Tuesday, 26 June 2012

Another try with Hornbeam

I wanted to try a different wood from the usual Yew and Hazel, my previous attempt with Hornbeam broke where I'd tried to straightenout a big sideways bend.
This time I'm letting the stave dictate the bow, it has a huge natural reflex which a bit of deflex at one end. It's fairly short and wobbly too, so should be a challenge. My bandsaw blade snapped (it was getting a bit blunt) so I've gone back to basics and am using my axe. Oddly the bandsaw doesn't like the Hornbeam, it's heavy and dense and gives off a sweetish slightly cloying scent a bit like cow parsley or Sweet Chestnut as the saw blade struggles to cut through it. The axe seems to love it though! I had visions on sore fingers, tennis elbow and blisters, but I've been chopping away at the back outdoors enjoying a bit of sunshine with no ill effects. In the picture on the right my finger shows about where the tip of the bow will be the very end which kinks to the right being sawn off. The first pic shows that I need to weed the patio, hmnm maybe that would be a good name for a gardening based computer game?... don't spose it'd catch on, more a pull 'em up rather than a shoot 'em up. Final pic shows my progress so far. I'll make it fairly wide an flat to allow for the huge bend needed to even get to brace height, maybe I can end up with a high initial draw weight which then increases slow and smooth? Who knows, we'll see, and that's part of the attraction. I'm probably looking for about 40# which is a nice manageable weight.

Monday, 25 June 2012

Final, Final Tiller adjustment

Having been angsting for days about the draw weight of the bow and it's slightly stiff lower limb, I gently ran the rasp down the sides of the last third of the lower limb.
Removing wood from the sides has less effect on the poundage and ideally should remove more mass than taking it off the belly (for the same change in draw weight).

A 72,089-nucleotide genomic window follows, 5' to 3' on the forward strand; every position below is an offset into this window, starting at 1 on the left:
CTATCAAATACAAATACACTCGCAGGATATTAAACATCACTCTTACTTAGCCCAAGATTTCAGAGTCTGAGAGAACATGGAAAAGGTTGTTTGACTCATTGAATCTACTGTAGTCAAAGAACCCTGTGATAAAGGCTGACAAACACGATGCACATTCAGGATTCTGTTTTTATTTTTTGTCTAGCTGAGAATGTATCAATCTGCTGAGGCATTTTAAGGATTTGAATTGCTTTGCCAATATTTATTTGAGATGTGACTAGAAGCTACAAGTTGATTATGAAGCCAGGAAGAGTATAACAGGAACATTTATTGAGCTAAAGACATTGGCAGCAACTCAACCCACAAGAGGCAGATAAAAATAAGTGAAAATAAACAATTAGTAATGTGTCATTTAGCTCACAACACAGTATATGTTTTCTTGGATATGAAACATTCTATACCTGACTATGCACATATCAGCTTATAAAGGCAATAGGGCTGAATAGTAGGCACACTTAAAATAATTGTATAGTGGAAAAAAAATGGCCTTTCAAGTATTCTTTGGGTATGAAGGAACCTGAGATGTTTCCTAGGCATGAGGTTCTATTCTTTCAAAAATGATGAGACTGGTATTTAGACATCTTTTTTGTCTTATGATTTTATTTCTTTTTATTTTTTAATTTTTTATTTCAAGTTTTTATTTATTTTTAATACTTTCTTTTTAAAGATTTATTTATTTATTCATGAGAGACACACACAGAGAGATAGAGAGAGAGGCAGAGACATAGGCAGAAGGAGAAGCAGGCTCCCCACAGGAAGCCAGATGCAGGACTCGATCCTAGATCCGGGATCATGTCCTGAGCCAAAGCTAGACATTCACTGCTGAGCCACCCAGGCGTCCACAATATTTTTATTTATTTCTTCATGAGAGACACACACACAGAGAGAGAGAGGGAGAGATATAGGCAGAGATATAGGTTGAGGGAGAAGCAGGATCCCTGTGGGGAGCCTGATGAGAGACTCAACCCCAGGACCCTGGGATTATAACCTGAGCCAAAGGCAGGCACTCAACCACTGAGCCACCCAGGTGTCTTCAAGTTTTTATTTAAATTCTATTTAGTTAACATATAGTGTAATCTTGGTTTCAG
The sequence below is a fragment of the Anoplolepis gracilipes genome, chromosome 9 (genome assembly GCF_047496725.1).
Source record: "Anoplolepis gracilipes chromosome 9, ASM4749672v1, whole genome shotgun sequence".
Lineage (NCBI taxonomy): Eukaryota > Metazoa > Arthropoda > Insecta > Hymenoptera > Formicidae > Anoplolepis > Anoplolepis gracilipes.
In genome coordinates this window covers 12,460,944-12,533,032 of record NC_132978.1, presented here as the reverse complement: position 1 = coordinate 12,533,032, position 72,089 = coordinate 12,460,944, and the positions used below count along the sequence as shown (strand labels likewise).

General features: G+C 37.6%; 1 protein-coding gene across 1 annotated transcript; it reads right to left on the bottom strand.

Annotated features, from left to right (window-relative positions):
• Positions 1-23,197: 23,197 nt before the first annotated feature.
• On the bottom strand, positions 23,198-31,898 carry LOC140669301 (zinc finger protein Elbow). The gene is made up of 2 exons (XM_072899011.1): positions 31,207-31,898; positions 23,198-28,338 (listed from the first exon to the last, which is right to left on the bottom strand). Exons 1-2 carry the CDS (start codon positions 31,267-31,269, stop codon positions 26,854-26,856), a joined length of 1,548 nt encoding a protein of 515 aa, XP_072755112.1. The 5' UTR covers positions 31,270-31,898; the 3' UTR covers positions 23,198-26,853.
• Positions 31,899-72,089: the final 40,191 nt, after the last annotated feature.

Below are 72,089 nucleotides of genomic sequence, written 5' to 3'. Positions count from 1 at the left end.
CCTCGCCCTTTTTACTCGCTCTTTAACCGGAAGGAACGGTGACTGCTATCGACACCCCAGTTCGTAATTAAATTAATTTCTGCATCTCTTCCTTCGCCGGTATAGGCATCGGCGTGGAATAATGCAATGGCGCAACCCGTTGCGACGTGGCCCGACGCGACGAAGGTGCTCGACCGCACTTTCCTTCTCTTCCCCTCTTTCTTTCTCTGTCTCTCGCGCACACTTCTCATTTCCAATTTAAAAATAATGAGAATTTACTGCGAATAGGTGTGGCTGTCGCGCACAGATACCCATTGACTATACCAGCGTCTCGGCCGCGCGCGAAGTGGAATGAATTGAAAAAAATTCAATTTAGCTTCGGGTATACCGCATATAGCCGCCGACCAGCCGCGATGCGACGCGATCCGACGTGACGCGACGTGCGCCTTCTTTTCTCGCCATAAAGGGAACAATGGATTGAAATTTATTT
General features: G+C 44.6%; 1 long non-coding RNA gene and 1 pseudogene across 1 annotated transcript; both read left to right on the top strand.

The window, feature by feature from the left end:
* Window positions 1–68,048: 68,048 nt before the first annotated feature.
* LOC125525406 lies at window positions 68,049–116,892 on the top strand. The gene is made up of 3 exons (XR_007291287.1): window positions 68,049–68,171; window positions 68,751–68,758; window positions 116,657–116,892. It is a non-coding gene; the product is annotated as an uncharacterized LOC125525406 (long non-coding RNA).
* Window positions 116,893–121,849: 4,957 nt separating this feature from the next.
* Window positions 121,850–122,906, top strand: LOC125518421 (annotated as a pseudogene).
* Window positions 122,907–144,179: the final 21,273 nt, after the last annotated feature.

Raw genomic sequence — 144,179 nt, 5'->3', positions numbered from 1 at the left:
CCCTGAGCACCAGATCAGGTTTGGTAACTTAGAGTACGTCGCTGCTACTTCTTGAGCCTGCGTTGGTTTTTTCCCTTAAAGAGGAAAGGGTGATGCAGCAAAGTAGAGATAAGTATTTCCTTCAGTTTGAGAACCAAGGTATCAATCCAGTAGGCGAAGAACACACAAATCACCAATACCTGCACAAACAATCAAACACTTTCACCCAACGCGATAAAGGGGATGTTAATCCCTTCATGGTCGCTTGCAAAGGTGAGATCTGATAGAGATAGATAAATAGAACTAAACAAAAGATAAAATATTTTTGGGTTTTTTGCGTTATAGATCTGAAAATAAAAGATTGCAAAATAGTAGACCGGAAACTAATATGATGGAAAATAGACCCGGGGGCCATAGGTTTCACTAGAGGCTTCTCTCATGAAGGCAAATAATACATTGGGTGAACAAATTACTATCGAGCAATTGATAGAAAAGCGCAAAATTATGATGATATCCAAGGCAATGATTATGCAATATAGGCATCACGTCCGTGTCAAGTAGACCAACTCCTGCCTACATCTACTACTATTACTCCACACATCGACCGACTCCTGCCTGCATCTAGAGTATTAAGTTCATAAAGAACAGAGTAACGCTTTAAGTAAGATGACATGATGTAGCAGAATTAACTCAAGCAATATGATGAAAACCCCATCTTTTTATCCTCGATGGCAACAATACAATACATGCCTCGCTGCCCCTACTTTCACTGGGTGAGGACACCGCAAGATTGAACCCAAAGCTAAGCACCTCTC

I cleaned it up with the scraper and put it back on my newly adjusted tiller. It looked a bit better and was drawing 25.5 pounds at 24", great! Previously it was about 27.5 which I felt was just a little too much.
It seemed to shoot a trifle smoother and sweeter, but that's probably just my fond imagining and the fact that having shot a hundred plus arrows over the last few days I'm getting my eye in!

These two pics illustrate what I was saying in the last post.
The tiller looks lovely now (it's at 26" ~ 30#) 24" is now about 26# so that's about 2 pounds an inch so we can extrapolate to give 34# at 28" which will be ok to grow into.

Symmetry or Not?

Warning! This could get tedious!
Most bows aren't symetrical. A longbow is fairly symetrical but the centre of the grip is usually a little below the true centre of the bow and the arrow pass about an inch above the true centre. This compromise gives a smoothly working bow. This assymmetry also gives rise to the practice of making the lower limb slightly stiffer than the upper.
On the tiller, any assymetry can look confusing* and one trick to overcome this is to reverse the bow and look at it round the other way. E.G. I always have the top limb to the right, so I flipped the bow I'm doing now to see it it with the top limb to the left.
Whaaa? It was maddly out, the bottom limb tip was much higher than the upper.
(The normal way had bottom tip about an inch higher at full draw, whereas it was about 4" higher round the other way!)
I shifted it on the tiller a bit to make it look right and wondered how it could be so different round the other way.
The only answer could be the tiller isn't set up true, then I remembered...
Ages ago I had rather hurriedly made a new support block (that the bow rests on) which holds the bow about and inch or two away from the wall when I was tillering a very crooked stave. I make the block curved at it upper surface so the bow can rock back and forth as if lightly supported in your hand. Maybe I'd made it lopsided?!